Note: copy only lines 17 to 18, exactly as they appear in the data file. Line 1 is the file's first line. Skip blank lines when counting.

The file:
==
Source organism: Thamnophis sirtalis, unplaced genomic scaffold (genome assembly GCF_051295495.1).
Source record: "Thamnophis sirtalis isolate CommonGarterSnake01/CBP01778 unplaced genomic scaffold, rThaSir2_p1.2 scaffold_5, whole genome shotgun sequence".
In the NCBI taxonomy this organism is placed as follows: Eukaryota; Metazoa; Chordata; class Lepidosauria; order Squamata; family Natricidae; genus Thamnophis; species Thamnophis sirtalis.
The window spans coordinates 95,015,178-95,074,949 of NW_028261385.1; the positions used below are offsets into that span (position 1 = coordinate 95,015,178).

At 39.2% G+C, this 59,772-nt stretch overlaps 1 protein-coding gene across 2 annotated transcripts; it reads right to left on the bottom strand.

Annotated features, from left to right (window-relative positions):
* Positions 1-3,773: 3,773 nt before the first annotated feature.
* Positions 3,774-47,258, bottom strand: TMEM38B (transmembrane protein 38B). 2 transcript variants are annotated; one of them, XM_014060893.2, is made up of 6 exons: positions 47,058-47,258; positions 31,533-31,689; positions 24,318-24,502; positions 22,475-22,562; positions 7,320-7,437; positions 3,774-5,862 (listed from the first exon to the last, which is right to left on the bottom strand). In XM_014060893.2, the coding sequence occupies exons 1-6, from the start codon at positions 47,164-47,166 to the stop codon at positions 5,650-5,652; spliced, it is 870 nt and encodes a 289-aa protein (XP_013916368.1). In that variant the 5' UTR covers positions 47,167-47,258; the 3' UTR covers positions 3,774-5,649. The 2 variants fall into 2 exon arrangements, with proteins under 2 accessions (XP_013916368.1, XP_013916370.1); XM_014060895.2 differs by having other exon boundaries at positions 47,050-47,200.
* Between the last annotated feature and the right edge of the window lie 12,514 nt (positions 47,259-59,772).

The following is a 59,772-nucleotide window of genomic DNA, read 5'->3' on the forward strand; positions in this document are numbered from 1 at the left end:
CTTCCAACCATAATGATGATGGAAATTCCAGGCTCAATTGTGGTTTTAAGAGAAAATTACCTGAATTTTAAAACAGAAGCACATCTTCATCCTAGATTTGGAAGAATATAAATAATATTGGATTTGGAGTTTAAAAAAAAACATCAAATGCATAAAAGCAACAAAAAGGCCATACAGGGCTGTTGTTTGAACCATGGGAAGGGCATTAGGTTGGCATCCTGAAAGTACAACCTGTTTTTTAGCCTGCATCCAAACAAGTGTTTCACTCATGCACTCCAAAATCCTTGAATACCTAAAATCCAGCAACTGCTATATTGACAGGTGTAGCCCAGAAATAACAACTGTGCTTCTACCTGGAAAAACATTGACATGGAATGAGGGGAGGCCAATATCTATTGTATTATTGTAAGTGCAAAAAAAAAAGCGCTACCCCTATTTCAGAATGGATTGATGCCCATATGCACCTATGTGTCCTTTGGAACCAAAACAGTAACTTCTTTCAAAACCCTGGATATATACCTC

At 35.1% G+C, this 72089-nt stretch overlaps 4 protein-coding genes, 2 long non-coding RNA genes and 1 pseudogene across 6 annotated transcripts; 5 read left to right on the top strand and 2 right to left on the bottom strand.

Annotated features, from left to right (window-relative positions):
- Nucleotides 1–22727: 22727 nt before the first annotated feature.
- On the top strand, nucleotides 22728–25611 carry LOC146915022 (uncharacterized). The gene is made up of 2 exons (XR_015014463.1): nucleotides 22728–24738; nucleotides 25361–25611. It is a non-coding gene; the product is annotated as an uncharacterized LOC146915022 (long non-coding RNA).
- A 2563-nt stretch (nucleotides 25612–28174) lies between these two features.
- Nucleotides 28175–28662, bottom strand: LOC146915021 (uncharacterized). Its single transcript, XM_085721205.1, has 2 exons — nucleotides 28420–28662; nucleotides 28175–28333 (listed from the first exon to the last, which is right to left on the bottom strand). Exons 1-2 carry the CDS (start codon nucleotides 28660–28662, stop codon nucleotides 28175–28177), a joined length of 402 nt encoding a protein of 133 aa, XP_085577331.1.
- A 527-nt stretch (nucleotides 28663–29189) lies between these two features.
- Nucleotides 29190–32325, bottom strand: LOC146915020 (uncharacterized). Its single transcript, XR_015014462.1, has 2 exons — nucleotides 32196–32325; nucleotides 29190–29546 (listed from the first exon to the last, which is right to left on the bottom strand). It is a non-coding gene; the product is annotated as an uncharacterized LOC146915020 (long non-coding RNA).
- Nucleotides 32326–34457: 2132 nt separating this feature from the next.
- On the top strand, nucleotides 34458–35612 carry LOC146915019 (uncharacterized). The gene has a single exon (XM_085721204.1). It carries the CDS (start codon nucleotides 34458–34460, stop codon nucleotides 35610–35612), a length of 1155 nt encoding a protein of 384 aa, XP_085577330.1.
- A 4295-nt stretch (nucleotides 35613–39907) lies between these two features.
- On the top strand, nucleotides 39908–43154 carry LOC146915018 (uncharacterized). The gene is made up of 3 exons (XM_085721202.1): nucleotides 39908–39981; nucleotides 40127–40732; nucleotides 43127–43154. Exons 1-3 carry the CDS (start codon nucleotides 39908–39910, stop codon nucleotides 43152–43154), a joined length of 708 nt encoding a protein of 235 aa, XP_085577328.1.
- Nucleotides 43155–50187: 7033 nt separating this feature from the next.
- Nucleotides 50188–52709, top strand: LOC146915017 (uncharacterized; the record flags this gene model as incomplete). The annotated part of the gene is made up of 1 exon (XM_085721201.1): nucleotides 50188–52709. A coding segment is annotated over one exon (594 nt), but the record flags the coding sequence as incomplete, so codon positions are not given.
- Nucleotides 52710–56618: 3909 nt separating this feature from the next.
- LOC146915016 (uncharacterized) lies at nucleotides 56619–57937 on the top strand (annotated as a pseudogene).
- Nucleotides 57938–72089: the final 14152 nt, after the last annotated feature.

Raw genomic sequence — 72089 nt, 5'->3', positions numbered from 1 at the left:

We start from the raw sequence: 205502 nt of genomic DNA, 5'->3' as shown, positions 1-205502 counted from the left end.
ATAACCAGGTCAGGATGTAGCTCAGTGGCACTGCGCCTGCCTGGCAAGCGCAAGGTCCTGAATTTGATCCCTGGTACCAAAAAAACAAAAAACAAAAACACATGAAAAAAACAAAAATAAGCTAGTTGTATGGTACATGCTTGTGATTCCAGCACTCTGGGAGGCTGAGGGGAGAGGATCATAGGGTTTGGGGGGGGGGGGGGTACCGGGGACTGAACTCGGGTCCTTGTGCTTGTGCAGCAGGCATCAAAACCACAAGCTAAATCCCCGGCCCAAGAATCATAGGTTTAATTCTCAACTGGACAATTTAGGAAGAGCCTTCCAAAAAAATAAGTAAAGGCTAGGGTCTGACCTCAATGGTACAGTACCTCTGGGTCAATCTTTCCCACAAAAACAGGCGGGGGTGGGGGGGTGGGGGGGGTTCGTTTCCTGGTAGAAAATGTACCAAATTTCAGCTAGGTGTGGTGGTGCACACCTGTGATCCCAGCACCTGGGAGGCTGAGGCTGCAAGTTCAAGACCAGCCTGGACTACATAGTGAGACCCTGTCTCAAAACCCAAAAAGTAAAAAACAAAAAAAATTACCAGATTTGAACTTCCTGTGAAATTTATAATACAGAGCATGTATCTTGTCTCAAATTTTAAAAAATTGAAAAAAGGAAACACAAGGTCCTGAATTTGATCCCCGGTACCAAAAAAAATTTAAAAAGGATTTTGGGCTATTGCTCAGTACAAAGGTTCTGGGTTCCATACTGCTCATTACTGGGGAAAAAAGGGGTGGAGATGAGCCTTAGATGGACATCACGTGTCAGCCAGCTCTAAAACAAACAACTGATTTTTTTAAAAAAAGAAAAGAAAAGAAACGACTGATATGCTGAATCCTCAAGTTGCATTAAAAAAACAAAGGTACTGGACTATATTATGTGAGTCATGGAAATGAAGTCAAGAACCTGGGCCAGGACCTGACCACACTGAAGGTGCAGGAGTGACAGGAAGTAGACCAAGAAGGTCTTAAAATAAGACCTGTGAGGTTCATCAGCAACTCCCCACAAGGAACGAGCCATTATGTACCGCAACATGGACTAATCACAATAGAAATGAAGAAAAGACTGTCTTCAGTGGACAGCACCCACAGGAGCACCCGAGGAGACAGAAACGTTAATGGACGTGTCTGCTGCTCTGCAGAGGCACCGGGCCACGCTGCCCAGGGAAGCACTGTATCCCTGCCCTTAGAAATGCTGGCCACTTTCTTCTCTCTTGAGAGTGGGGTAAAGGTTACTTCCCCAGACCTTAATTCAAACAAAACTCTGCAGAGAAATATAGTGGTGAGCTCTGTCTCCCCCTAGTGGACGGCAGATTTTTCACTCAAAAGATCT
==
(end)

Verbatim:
- Nucleotides 28175–28662, bottom strand: LOC146915021 (uncharacterized). Its single transcript, XM_085721205.1, has 2 exons — nucleotides 28420–28662; nucleotides 28175–28333 (listed from the first exon to the last, which is right to left on the bottom strand). Exons 1-2 carry the CDS (start codon nucleotides 28660–28662, stop codon nucleotides 28175–28177), a joined length of 402 nt encoding a protein of 133 aa, XP_085577331.1.
- A 527-nt stretch (nucleotides 28663–29189) lies between these two features.